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Why the GOP's rebranding effort will fail
After the GOP's 2012 drubbing, everyone knows Republicans need a political makeover. Everyone, that is, except some key Republicans
 
Marco Rubio is supposed to be the face of the new GOP. But is the new GOP really all that new?
Marco Rubio is supposed to be the face of the new GOP. But is the new GOP really all that new? Alex Wong/Getty Images

Don't believe all the talk about a major rebranding of the Republican Party. Because if there's a serious attempt at rebranding, it's off to a barely discernable start.

Today's Republican Party seems like The Coca Cola Company in its failed 1985 attempt to replace Classic Coke with "New Coke." For the last few years, Republicans have offered voters the New GOP, heavily flavored with tea and talk-show-style rhetorical bile. Many voters from growing demographic groups don't like that product. They yearn for Classic GOP, flavored with real, thoughtful, compassionate, traditional conservatism.

Sadly, GOP Classic won't return anytime soon. Despite Louisiana Gov. Bobby Jindal's plea that the GOP stop being the "stupid party,"  there are few signs that ideological groups such as CPAC, Congressional Republicans, right-wing media, and conservative bloggers want to thoughtfully discuss issues and offer substantive, achievable solutions.

To truly rebrand, the GOP must extricate itself from a talk radio political culture that glorifies and rewards confrontation, brinksmanship, snarkiness, over- the-top verbal demonization and division — and considers consensus oh, so 20th century, and compromise as something akin to treason.

Exit polls showed that in 2012, Obama won moderates by 15 points. A Third Way poll found that Obama won by building a coalition of liberals and moderates. Moderates are called "RINOS" in a GOP populated with RINO-hunting tea partiers. And the crime of Suspicion of Moderation was enough to keep New Jersey Gov. Chris "Mr. Home-State-Approval-Rating-74-Percent" Christie from being invited to CPAC because, as one CPAC member told a reporter, Christie has a "limited future" in the Republican Party.

Can this Republican Party really be expected to inch toward the center and offer a thoughtful alternative to the many, many moderate voters who don't really like the Democrats? Unlikely. Remember, for the past two decades, talk radio and ideological cable shows have played a key role in rallying conservatives; giving GOP voters talking points; influencing Republicans' attack-mode, bumper-sticker-ish political rhetoric; and keeping wavering partisans in line.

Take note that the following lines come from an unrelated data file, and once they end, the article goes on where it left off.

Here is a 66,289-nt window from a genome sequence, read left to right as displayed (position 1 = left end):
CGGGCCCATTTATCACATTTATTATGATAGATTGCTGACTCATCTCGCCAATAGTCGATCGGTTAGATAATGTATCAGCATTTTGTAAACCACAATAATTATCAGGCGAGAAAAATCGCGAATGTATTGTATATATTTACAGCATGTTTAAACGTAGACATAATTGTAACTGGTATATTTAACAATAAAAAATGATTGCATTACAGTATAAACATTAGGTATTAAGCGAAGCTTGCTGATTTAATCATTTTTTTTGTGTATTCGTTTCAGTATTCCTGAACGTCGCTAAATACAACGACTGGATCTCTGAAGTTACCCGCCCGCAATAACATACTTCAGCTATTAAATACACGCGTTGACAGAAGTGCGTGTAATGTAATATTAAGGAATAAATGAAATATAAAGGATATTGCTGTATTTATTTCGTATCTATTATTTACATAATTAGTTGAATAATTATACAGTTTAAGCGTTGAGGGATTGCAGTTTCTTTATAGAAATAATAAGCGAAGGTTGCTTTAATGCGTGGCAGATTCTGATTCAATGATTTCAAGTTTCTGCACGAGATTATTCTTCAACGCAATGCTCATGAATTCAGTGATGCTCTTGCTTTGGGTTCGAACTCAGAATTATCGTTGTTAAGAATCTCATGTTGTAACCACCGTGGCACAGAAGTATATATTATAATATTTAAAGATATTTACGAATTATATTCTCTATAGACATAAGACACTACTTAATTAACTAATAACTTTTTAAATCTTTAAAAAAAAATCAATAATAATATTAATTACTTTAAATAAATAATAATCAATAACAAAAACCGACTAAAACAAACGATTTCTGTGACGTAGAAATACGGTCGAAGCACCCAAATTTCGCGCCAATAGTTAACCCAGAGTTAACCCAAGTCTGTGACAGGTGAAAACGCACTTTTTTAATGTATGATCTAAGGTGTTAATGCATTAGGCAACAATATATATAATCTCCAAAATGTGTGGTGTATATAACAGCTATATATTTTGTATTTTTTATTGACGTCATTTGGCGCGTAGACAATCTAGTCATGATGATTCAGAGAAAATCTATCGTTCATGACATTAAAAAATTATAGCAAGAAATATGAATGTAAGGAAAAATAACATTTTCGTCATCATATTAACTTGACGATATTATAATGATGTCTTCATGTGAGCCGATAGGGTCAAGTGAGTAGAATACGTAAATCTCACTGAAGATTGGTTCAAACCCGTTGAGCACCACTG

A successful talk show host must attract an audience, get it to return, then deliver that "narrowcasting" demographic to advertisers. Fiery, combative rhetoric helps. But a successful political party must aggregate interests to build a winning and governing coalition.  

The goals of the conservative media and conservative politicians don't always mesh. And herein lies the GOP's problem.

The big shift began in 1992, four years after Rush Limbaugh launched a national radio show that was playful, funny, and often as critical of then-President George H.W. Bush as Democrats. So Bush invited Limbaugh to the White House. In The Candidate: What It Takes to Win — and Hold — the White House, political scientist Samuel L. Popkin writes:

Although conservative, Limbaugh had not been a wholehearted supporter of any candidate, nor had he ever invited — or needed— guests on his show. Roger Ailes courted Limbaugh and brought him to the White House for dinner with Bush and an overnight stay in the Lincoln bedroom. The charm worked; Limbaugh was a full-fledged Bush supporter from June on, welcoming both Bush and Quayle on his show that fall. [The Candidate]

Limbaugh rapidly became less funny and more partisan. He impacted elections and created the model for partisan talk radio. When Fox News debuted in 1996, it grafted talk radio onto news. Talk radio is today as important in keeping the 21st century's divisive incarnation of conservatism intact as Republicans redistricting in many states is in ensuring a Republican House and convincing House GOPers to  reject compromise if they want to avoid right-wing primary challenges.

There are smidgeons of suggestions of Republicans moderating policies on gays, Latinos, and other groups, but little has changed when you look at the details. David Frum notes that Republicans were lied to in 2012 by the "conservative entertainment complex." Today, that echo chamber is still echoing strong. True, Dick Morris, the worst pundit since the time of Moses, has been exiled from Fox News, but little else has changed.

The latest deficit reduction plan that Rep. Paul Ryan rolled out last week shows how little Republicans learned from their thrashing last November. Really, it brings to mind one definition of insanity: Doing the same thing over and over again and expecting a different result.

The  internal difficulties of Republican rebranding is seen when MSNBC's "Morning Joe" Scarborough pleads for his party to be more inclusive, and conservative talker Mark Levin then angrily attacks him and calls him "The Morning Shmo." Meanwhile, Kentucky Sen. Rand Paul's talking filibuster has made him the Justin Bieber of libertarians. But Paul would do utterly nothing to win over the emerging demographic groups the GOP needs to woo.

So what can we expect? Some slight tempering of official rhetoric, maybe. But nothing more.

 
Joe Gandelman is a syndicated columnist for Cagle Cartoons and is the editor of The Moderate Voice blog.

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